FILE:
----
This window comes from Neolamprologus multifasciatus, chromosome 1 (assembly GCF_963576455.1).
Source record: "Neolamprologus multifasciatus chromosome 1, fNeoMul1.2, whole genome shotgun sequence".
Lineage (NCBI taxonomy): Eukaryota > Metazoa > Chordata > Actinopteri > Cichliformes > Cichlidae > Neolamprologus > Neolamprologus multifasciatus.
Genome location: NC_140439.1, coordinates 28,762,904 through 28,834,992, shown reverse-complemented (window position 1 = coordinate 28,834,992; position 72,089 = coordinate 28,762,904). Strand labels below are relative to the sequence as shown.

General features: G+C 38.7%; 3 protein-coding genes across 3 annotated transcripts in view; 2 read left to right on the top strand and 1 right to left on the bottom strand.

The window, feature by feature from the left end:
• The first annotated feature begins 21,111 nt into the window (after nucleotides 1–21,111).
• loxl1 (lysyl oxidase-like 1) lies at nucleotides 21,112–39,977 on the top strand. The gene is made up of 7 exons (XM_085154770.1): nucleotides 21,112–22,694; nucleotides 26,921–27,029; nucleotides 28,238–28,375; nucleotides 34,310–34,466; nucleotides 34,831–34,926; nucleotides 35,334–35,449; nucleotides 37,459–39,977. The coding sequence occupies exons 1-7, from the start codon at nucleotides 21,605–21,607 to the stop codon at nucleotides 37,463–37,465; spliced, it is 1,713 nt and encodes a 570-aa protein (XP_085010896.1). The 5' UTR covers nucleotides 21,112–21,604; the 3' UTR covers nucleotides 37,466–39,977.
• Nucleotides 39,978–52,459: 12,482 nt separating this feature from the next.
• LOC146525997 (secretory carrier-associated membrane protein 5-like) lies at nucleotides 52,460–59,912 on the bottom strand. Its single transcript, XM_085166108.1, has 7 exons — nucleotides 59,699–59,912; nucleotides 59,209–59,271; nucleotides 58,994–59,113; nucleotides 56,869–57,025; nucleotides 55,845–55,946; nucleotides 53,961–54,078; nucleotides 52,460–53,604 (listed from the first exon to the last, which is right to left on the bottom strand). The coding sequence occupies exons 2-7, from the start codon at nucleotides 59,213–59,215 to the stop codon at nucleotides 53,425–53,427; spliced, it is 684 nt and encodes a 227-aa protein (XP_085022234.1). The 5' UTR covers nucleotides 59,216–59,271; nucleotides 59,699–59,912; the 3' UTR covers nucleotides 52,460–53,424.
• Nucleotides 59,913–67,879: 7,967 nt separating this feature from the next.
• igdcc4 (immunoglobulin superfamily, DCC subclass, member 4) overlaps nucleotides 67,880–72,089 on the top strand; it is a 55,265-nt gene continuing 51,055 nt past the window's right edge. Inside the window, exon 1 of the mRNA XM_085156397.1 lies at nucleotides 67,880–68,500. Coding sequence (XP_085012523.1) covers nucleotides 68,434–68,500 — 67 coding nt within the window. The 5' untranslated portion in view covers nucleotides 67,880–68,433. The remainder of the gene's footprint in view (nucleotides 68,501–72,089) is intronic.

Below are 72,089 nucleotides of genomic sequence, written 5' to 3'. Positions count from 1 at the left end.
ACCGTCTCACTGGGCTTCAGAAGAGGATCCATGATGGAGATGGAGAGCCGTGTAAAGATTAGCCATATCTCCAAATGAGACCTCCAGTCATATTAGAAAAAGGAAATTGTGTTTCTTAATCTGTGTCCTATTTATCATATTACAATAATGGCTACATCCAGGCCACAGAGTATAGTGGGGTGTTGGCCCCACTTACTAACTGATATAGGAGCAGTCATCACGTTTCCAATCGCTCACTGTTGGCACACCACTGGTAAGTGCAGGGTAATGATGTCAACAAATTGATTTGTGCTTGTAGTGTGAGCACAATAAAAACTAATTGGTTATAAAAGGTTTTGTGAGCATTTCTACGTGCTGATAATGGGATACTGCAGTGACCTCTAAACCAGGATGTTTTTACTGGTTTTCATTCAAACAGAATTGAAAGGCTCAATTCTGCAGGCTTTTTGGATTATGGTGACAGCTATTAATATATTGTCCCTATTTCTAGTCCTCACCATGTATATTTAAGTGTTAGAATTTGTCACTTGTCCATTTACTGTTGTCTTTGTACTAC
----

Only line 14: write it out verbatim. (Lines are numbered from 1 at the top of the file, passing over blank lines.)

ACCGTCTCACTGGGCTTCAGAAGAGGATCCATGATGGAGATGGAGAGCCGTGTAAAGATTAGCCATATCTCCAAATGAGACCTCCAGTCATATTAGAAAAAGGAAATTGTGTTTCTTAATCTGTGTCCTATTTATCATATTACAATAATGGCTACATCCAGGCCACAGAGTATAGTGGGGTGTTGGCCCCACTTACTAACTGATATAGGAGCAGTCATCACGTTTCCAATCGCTCACTGTTGGCACACCACTGGTAAGTGCAGGGTAATGATGTCAACAAATTGATTTGTGCTTGTAGTGTGAGCACAATAAAAACTAATTGGTTATAAAAGGTTTTGTGAGCATTTCTACGTGCTGATAATGGGATACTGCAGTGACCTCTAAACCAGGATGTTTTTACTGGTTTTCATTCAAACAGAATTGAAAGGCTCAATTCTGCAGGCTTTTTGGATTATGGTGACAGCTATTAATATATTGTCCCTATTTCTAGTCCTCACCATGTATATTTAAGTGTTAGAATTTGTCACTTGTCCATTTACTGTTGTCTTTGTACTAC